Yugoslavia today took a symbolic step away from Marshal Tito's charismatic and highly personal style of leadership with the election of its first president with a one-year mandate.
The new head of state is Cvijetin Mijatovic, 67, the Bosnian representative on the collective presidency and a former ambassador to Moscow. But his powers are strictly limited and there is little chance he will acquire the kind of undisputed authority enjoyed by the late president Tito.
In an acceptance speech, Mijatovic pledged to do everything in his power to pursue Tito's policies of independence and nonalignment, which made Yugoslavia the first communist country to break away from the Soviet Bloc.
Through a quirk in the constitution, Mijatovic is Yugoslavia's third president in less than two weeks -- in contrast to three decades during which Tito held the office continuously. On Tito's death, the duties of head of state passed briefly to vice president Iazar Kilishevski, but his term of office expired today.
Foreign analysts interpreted the appointment of Mijatovic, a respected if lackluster politician, as a striking demonstration of how the country's new system of collective leadership will work. Rule by a charismatic individual is being dismantled in favor of rule by impersonal institutions.
During his 35 years in power. Tito refused to nominate a single successor. Instead, in an attempt to prevent deeply ingrained national suspicions from reemerging after his death, he set up an eight-man collective presidency composed of one representative of each of Yugoslavia's six republics and two autonomous regions.
Under the system, the presidential post rotates annually in mid-May among the collective leadership.
Tito's failure to designate a successor caused some concern both in Yugoslavia and abroad that a possible power vacuum might develop after his death. But he strongly defended the principle of collective leadership, with its intricate network of checks and balances, as the only way of avoiding a damaging power struggle between unscrupulous individuals.
Mijatovic's new duties include acting as commander-in-chief of the armed forces and representing Yugoslavia to the outside world. It is likely that one of his first major tasks will be to play host to President Carter who, according to Yugoslav and U.S. officials, will probably pay a brief visit to Belgrade next month following an economic summit in Venice.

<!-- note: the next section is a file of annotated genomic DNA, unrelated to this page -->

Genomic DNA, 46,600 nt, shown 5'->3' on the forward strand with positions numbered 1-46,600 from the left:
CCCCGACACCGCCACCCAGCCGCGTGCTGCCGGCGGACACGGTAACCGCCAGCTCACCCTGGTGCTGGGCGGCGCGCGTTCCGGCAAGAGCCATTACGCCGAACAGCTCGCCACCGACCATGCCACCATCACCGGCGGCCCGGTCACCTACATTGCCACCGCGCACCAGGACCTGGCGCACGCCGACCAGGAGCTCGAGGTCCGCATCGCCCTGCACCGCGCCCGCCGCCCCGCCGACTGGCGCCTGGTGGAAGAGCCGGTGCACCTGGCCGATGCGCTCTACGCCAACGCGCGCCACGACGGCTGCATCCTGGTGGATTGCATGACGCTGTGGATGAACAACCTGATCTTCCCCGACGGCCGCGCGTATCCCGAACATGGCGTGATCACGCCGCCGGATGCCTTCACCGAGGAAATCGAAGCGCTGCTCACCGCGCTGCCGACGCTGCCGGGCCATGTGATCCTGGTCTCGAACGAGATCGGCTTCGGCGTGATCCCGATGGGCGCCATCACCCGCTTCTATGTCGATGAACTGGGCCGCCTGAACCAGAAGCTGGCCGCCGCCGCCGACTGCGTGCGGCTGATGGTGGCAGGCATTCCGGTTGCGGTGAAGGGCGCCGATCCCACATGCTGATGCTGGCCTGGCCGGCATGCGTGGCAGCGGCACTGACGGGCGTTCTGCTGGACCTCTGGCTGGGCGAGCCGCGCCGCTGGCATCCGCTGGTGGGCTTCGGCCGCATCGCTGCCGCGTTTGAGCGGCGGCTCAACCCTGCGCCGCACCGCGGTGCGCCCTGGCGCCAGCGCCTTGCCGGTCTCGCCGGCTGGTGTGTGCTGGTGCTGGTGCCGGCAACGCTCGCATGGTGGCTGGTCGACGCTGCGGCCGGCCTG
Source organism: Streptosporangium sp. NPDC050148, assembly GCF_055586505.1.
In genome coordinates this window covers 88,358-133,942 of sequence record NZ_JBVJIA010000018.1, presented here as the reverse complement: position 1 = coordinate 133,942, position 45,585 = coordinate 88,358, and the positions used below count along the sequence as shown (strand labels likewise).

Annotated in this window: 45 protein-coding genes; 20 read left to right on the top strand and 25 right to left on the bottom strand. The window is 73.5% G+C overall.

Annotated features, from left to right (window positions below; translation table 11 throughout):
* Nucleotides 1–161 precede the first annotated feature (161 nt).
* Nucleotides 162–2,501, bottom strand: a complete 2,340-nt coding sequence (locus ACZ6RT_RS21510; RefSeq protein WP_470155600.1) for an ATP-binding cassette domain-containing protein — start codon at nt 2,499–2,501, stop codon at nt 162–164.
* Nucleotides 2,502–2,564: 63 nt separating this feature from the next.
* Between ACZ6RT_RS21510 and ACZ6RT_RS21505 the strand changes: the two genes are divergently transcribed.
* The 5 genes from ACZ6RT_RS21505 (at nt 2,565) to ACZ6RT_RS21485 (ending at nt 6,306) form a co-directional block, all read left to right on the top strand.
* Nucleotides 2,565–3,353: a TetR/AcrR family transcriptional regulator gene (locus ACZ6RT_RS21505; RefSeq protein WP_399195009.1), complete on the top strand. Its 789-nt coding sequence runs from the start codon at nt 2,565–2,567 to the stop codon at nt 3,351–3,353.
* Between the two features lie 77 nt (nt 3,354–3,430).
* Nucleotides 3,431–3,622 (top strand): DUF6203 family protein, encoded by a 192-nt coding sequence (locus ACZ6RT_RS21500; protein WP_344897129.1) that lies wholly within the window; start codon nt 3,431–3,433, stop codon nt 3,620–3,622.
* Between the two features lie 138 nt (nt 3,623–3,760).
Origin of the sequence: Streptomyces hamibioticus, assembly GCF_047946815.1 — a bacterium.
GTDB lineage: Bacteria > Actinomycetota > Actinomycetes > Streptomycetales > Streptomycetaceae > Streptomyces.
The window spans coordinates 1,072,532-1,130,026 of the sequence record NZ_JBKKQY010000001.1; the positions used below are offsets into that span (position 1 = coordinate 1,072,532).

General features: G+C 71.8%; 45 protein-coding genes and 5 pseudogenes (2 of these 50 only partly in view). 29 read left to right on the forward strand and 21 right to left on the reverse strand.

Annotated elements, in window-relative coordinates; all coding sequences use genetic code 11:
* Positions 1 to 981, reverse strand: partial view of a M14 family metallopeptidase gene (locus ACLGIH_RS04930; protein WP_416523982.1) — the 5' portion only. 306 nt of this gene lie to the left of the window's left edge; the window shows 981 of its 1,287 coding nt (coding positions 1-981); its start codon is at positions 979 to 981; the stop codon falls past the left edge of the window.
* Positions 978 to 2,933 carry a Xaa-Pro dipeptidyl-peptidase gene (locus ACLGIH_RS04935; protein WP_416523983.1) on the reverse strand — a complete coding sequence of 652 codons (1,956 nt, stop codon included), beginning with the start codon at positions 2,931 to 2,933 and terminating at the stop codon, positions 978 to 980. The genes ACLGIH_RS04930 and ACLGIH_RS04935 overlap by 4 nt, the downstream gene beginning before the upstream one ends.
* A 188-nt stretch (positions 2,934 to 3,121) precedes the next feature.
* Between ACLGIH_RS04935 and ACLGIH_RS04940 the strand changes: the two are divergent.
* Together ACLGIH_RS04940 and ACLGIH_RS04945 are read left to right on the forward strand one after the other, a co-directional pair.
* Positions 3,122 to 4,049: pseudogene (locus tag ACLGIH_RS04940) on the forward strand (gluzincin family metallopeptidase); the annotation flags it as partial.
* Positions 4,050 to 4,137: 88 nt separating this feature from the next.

In practice, however, real political power in post-Tito Yugoslavia appeared to be concentrated in a handful of senior Communist Party officials. Key figures include the Croat leader Vladimir Bakaric, who is himself a member of the state presidency, Defense Minister Nikola Ljubicic, and the former foreign minister, Milos Minic.
How long collective leadership can last in a country that has become so accustomed to one-man rule is open to question.
Many political observers here see it essentially as a convenient transition mechanism designed to allow the possible candidates for the succession to build up support. But this, analysts believe, could take two or three years.
At a ceremony marking Mijatovic's election, Kolishevski, the outgoing president served for only 11 days, said collective leadership had proved its ability to function effectively during Tito's four-month-long illness when it was, in effect, running the country.
The new vice president, Sugej Krajher, 66, is the Slovenian representative in the collective leadership. He is considered a pragmatic politician, chiefly concerned with economic affairs. Under the rules of rotation he will succeed Mijatovic as president next year.
A Serb by nationality, Mijatovic is credited by some Belgrade gossips with a minor role in the purging of the former secret police chief, Alexander Rankovic, in 1966.
Shortly before his fall, Rankovic visited the Soviet Union where he was hailed as "Tito's successor" by Soviet leaders impressed with his hard-line views. It is rumored that Mijatovic, then serving as Yugoslav ambassador to Moscow, reported the incident back to Tito.
In recent years, Mijatovic has held a string of important posts, but has done little to draw attention to himself. His wife, Mira Stupica, is one of the country's best-known actresses.